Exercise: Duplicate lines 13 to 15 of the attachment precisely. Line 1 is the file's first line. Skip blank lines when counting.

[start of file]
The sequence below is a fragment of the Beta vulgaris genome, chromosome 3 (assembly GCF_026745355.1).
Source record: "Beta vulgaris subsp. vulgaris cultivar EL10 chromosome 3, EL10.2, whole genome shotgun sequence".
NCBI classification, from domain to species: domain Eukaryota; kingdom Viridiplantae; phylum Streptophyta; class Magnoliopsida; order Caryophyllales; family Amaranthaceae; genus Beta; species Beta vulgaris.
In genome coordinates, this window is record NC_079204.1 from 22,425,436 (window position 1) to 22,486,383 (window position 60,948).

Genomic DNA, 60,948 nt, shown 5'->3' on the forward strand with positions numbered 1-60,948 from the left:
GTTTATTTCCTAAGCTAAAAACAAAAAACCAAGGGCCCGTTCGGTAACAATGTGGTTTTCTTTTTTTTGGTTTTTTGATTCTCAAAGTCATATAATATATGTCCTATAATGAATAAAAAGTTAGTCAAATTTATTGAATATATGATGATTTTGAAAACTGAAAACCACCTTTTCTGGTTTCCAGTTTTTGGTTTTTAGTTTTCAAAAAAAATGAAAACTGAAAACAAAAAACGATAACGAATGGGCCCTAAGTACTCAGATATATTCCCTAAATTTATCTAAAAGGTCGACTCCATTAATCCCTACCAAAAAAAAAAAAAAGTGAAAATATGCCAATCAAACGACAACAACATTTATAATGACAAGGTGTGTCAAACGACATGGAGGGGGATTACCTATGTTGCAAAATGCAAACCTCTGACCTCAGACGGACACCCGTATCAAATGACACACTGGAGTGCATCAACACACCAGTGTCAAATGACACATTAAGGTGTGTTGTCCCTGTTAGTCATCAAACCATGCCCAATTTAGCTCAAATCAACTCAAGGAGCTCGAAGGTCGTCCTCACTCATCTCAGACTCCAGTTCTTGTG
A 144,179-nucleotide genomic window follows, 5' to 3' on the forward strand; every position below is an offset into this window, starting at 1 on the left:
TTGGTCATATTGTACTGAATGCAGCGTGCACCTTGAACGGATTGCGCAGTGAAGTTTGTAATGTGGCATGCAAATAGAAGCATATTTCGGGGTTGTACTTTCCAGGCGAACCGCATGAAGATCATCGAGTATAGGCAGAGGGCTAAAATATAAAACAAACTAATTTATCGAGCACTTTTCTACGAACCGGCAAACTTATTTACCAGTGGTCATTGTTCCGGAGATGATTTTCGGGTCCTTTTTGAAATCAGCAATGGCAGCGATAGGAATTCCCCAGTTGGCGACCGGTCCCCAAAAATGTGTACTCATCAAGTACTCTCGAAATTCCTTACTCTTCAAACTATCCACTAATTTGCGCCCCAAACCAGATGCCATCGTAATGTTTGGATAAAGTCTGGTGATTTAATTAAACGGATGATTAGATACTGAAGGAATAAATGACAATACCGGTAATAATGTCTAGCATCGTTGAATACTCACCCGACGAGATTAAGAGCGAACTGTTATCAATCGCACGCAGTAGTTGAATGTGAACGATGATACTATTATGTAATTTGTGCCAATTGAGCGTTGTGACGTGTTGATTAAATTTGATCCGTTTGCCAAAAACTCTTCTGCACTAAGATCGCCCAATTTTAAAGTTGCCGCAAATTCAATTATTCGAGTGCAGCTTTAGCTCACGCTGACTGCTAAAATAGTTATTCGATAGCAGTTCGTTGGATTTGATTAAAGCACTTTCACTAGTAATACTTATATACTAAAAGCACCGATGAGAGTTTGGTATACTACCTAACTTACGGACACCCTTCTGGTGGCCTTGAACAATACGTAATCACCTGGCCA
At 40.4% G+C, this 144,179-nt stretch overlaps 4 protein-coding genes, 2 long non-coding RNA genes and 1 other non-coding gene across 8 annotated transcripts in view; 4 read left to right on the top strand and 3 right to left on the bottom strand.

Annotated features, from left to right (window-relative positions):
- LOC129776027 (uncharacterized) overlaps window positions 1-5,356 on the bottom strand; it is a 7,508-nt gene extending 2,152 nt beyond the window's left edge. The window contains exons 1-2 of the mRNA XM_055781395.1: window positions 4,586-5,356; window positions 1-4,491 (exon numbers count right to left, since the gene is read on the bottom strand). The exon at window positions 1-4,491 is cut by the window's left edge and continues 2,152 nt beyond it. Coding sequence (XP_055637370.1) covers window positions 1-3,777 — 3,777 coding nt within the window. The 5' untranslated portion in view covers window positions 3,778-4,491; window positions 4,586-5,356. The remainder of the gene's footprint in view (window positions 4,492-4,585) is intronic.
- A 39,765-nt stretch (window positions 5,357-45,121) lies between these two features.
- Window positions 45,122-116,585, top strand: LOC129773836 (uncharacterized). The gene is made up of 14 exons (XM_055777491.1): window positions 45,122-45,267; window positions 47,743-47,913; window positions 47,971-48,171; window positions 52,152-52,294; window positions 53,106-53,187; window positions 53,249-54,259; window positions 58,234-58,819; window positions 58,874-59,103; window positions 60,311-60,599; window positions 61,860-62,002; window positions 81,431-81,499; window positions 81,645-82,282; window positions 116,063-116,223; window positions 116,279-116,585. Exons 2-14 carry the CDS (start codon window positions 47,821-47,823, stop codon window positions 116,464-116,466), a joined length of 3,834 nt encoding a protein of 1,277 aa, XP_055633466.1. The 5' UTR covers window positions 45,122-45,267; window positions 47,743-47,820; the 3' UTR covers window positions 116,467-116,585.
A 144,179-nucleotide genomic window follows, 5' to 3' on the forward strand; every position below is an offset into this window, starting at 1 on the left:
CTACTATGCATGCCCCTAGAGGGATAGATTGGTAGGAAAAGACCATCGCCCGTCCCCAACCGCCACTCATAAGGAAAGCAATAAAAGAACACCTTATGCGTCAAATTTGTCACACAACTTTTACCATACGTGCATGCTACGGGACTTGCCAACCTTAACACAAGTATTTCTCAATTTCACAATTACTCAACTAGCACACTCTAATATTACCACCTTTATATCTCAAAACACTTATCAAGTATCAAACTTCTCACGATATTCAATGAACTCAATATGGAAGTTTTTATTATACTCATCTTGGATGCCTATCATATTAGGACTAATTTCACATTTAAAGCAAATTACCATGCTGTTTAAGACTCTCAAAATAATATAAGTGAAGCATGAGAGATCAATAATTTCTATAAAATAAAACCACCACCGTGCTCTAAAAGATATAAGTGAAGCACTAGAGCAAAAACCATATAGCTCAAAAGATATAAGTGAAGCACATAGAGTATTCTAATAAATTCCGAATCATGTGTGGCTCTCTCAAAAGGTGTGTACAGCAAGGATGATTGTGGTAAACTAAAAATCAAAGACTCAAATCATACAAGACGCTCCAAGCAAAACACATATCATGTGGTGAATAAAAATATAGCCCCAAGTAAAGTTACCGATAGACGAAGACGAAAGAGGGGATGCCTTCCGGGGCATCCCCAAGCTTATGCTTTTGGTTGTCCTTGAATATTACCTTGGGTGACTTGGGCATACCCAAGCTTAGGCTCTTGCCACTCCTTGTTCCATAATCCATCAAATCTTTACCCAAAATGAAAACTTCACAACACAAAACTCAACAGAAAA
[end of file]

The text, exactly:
- Window positions 45,122-116,585, top strand: LOC129773836 (uncharacterized). The gene is made up of 14 exons (XM_055777491.1): window positions 45,122-45,267; window positions 47,743-47,913; window positions 47,971-48,171; window positions 52,152-52,294; window positions 53,106-53,187; window positions 53,249-54,259; window positions 58,234-58,819; window positions 58,874-59,103; window positions 60,311-60,599; window positions 61,860-62,002; window positions 81,431-81,499; window positions 81,645-82,282; window positions 116,063-116,223; window positions 116,279-116,585. Exons 2-14 carry the CDS (start codon window positions 47,821-47,823, stop codon window positions 116,464-116,466), a joined length of 3,834 nt encoding a protein of 1,277 aa, XP_055633466.1. The 5' UTR covers window positions 45,122-45,267; window positions 47,743-47,820; the 3' UTR covers window positions 116,467-116,585.
A 144,179-nucleotide genomic window follows, 5' to 3' on the forward strand; every position below is an offset into this window, starting at 1 on the left:
CTACTATGCATGCCCCTAGAGGGATAGATTGGTAGGAAAAGACCATCGCCCGTCCCCAACCGCCACTCATAAGGAAAGCAATAAAAGAACACCTTATGCGTCAAATTTGTCACACAACTTTTACCATACGTGCATGCTACGGGACTTGCCAACCTTAACACAAGTATTTCTCAATTTCACAATTACTCAACTAGCACACTCTAATATTACCACCTTTATATCTCAAAACACTTATCAAGTATCAAACTTCTCACGATATTCAATGAACTCAATATGGAAGTTTTTATTATACTCATCTTGGATGCCTATCATATTAGGACTAATTTCACATTTAAAGCAAATTACCATGCTGTTTAAGACTCTCAAAATAATATAAGTGAAGCATGAGAGATCAATAATTTCTATAAAATAAAACCACCACCGTGCTCTAAAAGATATAAGTGAAGCACTAGAGCAAAAACCATATAGCTCAAAAGATATAAGTGAAGCACATAGAGTATTCTAATAAATTCCGAATCATGTGTGGCTCTCTCAAAAGGTGTGTACAGCAAGGATGATTGTGGTAAACTAAAAATCAAAGACTCAAATCATACAAGACGCTCCAAGCAAAACACATATCATGTGGTGAATAAAAATATAGCCCCAAGTAAAGTTACCGATAGACGAAGACGAAAGAGGGGATGCCTTCCGGGGCATCCCCAAGCTTATGCTTTTGGTTGTCCTTGAATATTACCTTGGGTGACTTGGGCATACCCAAGCTTAGGCTCTTGCCACTCCTTGTTCCATAATCCATCAAATCTTTACCCAAAATGAAAACTTCACAACACAAAACTCAACAGAAAA